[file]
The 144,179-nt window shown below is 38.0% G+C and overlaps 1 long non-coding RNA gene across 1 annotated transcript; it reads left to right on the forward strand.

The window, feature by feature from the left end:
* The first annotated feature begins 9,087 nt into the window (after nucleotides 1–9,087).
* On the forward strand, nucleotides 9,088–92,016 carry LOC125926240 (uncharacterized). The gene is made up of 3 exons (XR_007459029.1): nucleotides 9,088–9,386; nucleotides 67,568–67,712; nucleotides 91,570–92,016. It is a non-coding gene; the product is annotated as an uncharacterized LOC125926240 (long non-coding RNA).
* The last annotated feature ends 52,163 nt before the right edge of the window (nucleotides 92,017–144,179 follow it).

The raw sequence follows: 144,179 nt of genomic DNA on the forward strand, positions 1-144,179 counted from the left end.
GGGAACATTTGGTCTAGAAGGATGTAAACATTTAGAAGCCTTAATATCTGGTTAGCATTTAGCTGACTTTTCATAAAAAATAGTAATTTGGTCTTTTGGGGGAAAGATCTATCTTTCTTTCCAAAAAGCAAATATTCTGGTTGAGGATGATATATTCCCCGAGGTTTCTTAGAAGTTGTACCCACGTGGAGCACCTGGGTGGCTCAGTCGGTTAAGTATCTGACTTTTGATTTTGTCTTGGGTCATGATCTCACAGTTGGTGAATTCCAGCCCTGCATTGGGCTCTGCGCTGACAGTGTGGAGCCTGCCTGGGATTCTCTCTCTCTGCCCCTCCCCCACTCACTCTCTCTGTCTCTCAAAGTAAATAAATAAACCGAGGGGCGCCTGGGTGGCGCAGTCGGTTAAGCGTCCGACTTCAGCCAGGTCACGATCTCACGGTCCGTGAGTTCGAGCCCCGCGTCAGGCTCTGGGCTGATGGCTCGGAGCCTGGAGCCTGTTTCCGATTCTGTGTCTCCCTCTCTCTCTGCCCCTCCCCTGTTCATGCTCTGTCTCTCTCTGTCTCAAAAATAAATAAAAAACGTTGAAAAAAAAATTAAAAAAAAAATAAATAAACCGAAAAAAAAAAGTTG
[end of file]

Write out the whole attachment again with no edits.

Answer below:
The 144,179-nt window shown below is 38.0% G+C and overlaps 1 long non-coding RNA gene across 1 annotated transcript; it reads left to right on the forward strand.

The window, feature by feature from the left end:
* The first annotated feature begins 9,087 nt into the window (after nucleotides 1–9,087).
* On the forward strand, nucleotides 9,088–92,016 carry LOC125926240 (uncharacterized). The gene is made up of 3 exons (XR_007459029.1): nucleotides 9,088–9,386; nucleotides 67,568–67,712; nucleotides 91,570–92,016. It is a non-coding gene; the product is annotated as an uncharacterized LOC125926240 (long non-coding RNA).
* The last annotated feature ends 52,163 nt before the right edge of the window (nucleotides 92,017–144,179 follow it).

The raw sequence follows: 144,179 nt of genomic DNA on the forward strand, positions 1-144,179 counted from the left end.
GGGAACATTTGGTCTAGAAGGATGTAAACATTTAGAAGCCTTAATATCTGGTTAGCATTTAGCTGACTTTTCATAAAAAATAGTAATTTGGTCTTTTGGGGGAAAGATCTATCTTTCTTTCCAAAAAGCAAATATTCTGGTTGAGGATGATATATTCCCCGAGGTTTCTTAGAAGTTGTACCCACGTGGAGCACCTGGGTGGCTCAGTCGGTTAAGTATCTGACTTTTGATTTTGTCTTGGGTCATGATCTCACAGTTGGTGAATTCCAGCCCTGCATTGGGCTCTGCGCTGACAGTGTGGAGCCTGCCTGGGATTCTCTCTCTCTGCCCCTCCCCCACTCACTCTCTCTGTCTCTCAAAGTAAATAAATAAACCGAGGGGCGCCTGGGTGGCGCAGTCGGTTAAGCGTCCGACTTCAGCCAGGTCACGATCTCACGGTCCGTGAGTTCGAGCCCCGCGTCAGGCTCTGGGCTGATGGCTCGGAGCCTGGAGCCTGTTTCCGATTCTGTGTCTCCCTCTCTCTCTGCCCCTCCCCTGTTCATGCTCTGTCTCTCTCTGTCTCAAAAATAAATAAAAAACGTTGAAAAAAAAATTAAAAAAAAAATAAATAAACCGAAAAAAAAAAGTTG